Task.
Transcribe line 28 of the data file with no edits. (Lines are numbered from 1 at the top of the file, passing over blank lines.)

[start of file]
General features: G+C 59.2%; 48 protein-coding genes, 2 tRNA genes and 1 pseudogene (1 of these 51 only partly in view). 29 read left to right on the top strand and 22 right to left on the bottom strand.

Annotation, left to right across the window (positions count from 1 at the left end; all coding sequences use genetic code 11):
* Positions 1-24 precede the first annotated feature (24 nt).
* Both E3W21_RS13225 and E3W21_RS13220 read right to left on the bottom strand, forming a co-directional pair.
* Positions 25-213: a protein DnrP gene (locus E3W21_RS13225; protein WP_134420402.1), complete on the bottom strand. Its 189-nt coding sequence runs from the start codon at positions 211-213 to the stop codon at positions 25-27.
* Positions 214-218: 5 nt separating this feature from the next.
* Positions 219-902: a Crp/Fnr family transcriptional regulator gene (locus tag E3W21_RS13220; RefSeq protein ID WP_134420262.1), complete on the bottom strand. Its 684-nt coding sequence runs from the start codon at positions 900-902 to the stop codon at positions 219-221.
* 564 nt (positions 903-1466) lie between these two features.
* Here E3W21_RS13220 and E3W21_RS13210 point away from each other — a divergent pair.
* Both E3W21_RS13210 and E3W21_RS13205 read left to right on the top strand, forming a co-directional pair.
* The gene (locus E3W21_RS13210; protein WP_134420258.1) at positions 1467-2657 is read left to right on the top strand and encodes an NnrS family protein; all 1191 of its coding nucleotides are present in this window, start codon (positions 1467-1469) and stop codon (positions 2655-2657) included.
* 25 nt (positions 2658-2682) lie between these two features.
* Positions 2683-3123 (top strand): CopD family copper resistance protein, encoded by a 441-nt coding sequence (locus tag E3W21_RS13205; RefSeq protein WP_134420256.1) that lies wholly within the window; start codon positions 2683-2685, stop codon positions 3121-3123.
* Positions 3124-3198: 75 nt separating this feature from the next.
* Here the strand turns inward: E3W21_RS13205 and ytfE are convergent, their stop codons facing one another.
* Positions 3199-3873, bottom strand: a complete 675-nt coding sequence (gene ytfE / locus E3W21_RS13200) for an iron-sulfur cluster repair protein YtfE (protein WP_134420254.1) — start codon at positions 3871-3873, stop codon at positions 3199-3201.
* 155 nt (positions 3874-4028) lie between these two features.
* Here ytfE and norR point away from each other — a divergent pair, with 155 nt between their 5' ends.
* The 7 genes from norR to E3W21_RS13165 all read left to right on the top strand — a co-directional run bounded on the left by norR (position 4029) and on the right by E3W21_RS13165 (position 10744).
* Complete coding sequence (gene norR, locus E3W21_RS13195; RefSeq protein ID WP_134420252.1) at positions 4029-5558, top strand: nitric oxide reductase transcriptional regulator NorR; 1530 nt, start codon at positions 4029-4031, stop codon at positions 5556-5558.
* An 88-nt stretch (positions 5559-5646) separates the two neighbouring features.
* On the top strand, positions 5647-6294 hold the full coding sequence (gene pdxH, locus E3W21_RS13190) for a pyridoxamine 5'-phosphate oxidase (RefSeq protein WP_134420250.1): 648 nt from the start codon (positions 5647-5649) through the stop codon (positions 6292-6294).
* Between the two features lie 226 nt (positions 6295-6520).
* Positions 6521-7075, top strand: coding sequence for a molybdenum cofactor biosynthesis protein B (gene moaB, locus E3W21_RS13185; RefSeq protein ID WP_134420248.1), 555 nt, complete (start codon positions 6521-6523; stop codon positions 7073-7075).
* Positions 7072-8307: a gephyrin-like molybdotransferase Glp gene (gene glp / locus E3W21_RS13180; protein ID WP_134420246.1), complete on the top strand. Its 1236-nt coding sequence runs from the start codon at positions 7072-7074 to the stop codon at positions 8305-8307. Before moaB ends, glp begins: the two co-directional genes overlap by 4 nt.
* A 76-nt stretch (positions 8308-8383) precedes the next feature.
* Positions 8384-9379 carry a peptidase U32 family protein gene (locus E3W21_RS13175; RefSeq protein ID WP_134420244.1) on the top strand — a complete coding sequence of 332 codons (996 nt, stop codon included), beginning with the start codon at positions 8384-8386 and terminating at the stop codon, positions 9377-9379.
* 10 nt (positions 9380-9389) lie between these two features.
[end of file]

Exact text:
* 10 nt (positions 9380-9389) lie between these two features.